President Donald Trump lashed out at “so-called Republicans” Tuesday for deserting the party’s latest attempt to repeal the Obama health care law as Senate leaders tried to decide whether to even hold a roll call that was virtually certain to fail.
Trump didn’t name any of the four GOP senators who’ve said they’re against the doomed measure. But Vice President Mike Pence singled out one of them: Maine Sen. Susan Collins, who announced her opposition a day earlier, essentially assuring the proposal’s defeat.
“We are certainly disappointed that Sen. Collins has chosen to vote against the Graham-Cassidy bill,” Pence told radio station WGAN-AM in Portland. The measure is sponsored by GOP Sens. Lindsey Graham of South Carolina and Louisiana’s Bill Cassidy.
“At some point there will be a repeal and replace,” Trump said when reporters asked if he wanted the Senate to vote on the measure this week. “But we’ll see whether or not that point is now or will be shortly thereafter. But we are disappointed in certain so-called Republicans.”
Trump’s attack was only the latest instance in which he’s derided fellow Republicans during this year’s up-and-mostly-down GOP drive to deliver on their pledge to demolish President Barack Obama’s health care law. He lambasted dissident House Republicans before that chamber approved its version of the bill in May and has blasted Majority Leader Mitch McConnell for allowing the measure to collapse in the Senate.
Because of their narrow majority and unified Democratic opposition, Republicans can lose just two GOP votes and still push the legislation through the Senate. A vote or a decision by McConnell, R-Ky., to forego a roll call must come this week because procedural protections against a bill-killing filibuster by Democrats expire Sunday.
McConnell must choose whether to satisfy conservatives insistent on fighting to the bitter end against a law they despise or other Republicans who see little point in yet another defeat on the issue.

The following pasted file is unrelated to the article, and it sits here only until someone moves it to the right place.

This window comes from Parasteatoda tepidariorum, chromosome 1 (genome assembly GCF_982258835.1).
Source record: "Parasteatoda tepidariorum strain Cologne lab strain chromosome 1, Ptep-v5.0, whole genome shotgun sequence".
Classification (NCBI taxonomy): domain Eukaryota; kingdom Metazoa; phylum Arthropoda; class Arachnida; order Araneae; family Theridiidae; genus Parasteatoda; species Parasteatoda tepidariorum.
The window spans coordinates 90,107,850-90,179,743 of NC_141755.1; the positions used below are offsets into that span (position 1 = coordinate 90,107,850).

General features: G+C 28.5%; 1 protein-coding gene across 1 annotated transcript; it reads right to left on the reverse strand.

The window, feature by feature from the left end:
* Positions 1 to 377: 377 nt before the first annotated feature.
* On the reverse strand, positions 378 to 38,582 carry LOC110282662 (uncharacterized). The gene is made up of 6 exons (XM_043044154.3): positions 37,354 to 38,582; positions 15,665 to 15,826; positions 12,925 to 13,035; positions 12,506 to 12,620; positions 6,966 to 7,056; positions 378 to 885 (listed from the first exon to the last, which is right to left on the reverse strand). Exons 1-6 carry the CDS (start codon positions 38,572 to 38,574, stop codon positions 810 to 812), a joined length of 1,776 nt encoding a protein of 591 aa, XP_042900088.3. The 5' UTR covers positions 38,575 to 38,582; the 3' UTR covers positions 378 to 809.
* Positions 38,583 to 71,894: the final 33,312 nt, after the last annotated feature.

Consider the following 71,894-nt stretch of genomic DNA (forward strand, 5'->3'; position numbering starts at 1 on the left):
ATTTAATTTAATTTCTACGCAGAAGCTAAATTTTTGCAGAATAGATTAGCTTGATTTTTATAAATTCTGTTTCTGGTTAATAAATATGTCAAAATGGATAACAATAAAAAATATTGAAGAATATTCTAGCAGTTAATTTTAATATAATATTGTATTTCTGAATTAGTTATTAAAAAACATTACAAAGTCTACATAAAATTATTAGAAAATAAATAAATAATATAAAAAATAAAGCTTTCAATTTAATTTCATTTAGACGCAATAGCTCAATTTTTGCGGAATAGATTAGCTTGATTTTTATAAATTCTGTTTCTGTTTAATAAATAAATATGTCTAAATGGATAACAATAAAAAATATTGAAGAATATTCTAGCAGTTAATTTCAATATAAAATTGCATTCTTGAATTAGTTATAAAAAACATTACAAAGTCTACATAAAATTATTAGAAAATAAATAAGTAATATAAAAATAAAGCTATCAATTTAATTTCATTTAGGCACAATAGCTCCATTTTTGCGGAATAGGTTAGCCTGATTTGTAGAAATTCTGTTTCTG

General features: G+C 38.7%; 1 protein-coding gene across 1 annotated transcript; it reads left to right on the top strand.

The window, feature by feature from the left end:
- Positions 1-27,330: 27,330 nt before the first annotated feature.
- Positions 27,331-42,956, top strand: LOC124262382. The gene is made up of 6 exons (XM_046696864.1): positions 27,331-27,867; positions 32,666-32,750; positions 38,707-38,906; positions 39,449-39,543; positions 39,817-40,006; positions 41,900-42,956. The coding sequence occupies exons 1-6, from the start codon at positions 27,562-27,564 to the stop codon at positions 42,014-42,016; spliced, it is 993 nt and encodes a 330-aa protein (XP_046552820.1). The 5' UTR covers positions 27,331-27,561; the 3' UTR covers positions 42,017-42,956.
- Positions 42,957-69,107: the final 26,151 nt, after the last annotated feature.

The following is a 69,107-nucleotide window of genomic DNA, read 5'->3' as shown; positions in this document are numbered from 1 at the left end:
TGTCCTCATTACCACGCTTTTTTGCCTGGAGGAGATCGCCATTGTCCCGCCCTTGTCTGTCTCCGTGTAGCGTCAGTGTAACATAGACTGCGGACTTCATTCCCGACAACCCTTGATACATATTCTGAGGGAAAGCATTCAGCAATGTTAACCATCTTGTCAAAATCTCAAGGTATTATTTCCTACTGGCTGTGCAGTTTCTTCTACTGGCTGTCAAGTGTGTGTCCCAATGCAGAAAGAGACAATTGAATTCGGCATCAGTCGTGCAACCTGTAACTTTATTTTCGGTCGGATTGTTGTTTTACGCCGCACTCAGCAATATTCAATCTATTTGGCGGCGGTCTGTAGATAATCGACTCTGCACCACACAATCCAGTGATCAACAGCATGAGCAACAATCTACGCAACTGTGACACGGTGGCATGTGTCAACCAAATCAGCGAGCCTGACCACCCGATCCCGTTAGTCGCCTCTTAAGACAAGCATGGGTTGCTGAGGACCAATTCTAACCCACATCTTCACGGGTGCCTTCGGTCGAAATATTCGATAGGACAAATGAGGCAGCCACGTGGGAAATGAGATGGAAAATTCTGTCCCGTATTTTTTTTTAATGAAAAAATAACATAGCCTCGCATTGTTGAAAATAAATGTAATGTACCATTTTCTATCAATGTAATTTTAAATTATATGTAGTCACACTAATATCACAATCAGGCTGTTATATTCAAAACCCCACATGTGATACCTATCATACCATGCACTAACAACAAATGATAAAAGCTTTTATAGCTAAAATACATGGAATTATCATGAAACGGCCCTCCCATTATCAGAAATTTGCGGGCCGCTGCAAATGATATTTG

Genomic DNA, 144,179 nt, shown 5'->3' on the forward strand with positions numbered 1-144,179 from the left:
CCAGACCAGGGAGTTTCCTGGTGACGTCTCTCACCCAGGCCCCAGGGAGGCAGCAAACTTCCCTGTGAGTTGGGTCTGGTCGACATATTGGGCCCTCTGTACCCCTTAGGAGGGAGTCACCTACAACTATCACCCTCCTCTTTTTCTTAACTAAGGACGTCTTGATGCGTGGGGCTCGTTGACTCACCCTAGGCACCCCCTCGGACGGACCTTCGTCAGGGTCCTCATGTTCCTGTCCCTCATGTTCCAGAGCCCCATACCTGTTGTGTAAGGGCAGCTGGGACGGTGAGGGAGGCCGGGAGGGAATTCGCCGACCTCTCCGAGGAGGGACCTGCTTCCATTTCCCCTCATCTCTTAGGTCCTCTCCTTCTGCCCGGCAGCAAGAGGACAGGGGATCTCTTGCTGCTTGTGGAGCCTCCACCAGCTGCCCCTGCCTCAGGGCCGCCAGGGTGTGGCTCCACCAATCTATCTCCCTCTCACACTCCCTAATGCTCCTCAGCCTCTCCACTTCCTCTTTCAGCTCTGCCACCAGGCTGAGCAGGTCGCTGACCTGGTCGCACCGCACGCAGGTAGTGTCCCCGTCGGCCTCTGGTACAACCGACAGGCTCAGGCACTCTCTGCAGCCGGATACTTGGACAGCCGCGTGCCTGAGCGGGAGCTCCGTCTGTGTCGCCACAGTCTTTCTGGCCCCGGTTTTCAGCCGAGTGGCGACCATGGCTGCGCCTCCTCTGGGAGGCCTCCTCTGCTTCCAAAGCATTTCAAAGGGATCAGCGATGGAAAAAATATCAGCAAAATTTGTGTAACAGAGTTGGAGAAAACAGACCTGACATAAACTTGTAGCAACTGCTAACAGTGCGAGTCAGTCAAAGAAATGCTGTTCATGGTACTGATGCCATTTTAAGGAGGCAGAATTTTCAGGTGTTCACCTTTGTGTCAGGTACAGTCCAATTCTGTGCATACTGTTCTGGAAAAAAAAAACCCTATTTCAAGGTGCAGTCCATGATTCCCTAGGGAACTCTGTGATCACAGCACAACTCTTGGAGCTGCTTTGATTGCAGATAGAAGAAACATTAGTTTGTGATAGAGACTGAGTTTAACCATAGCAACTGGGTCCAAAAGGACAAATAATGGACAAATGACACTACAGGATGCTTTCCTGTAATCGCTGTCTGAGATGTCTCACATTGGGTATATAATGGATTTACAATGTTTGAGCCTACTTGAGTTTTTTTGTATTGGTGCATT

The GOP bill would transform much of “Obamacare’s” spending into grants that states could spend on health programs with few constraints. McConnell contrasted that with a proposal by Sen. Bernie Sanders, I-Vt., to create a national system of government-run health insurance that has won backing from some Democrats and distance from others.
“It’s an important debate for our country. It’s one that we’ll certainly continue,” McConnell said.
To resuscitate their push, Republicans would need to change opposing senators’ minds, which they’ve tried unsuccessfully to do for months. Collins told reporters that she made her decision despite a phone call from Trump, who’s been futilely trying to press unhappy GOP senators to back the measure.
GOP Sens. John McCain of Arizona, Rand Paul of Kentucky and Texas’ Ted Cruz have said they oppose the measure. Cruz aides said he was seeking changes that would let him vote yes.
Sen. Lisa Murkowski, R-Alaska, remains undecided. Murkowski, who voted against the failed GOP bills in July, has said she’s analyzing the measure’s impact on her state, where medical costs are high.
In the Senate, even GOP leaders concede their latest repeal effort has little chance.
“It’s going to be a heavy lift,” South Dakota Sen. John Thune, the No. 3 GOP Senate leader, said Monday.
The collapse of the Senate repeal effort has frustrated Republicans in the House, who approved their version of the legislation in May after initial failures.
“The House is committed to doing something about Obamacare and let’s see what the Senate throws us,” said Rep. Blake Farenthold, R-Texas. “Something’s better than nothing and right now we’ve got nothing.”
The collapse marks a replay of the embarrassing loss Trump and party leaders suffered in July, when the Senate rejected three attempts to pass legislation erasing Obama’s 2010 statute.
Republicans had pinned their last hopes on the measure by Cassidy and Graham. It would end Obama’s Medicaid expansion and subsidies for consumers and ship the money — $1.2 trillion through 2026 — to states.
Collins announced her decision shortly after the nonpartisan Congressional Budget Office said “millions” of Americans would lose coverage under the bill and projected it would impose $1 trillion in Medicaid cuts through 2026.
The Maine moderate said in a statement that the legislation would make “devastating” cuts in the Medicaid program for poor and disabled people, drive up premiums for millions and weaken protections Obama’s law gives people with pre-existing medical conditions.
GOP leaders revised the measure several times, adding money late Sunday for Alaska, Arizona, Maine, Kentucky and Texas in a clear pitch for Republican holdouts. They also gave states the ability — without federal permission — to permit insurers to charge people with serious illnesses higher premiums and to sell low-premium policies with big coverage gaps and high deductibles.
Associated Press congressional correspondent Erica Werner and writers Ken Thomas and Marcy Gordon contributed to this report.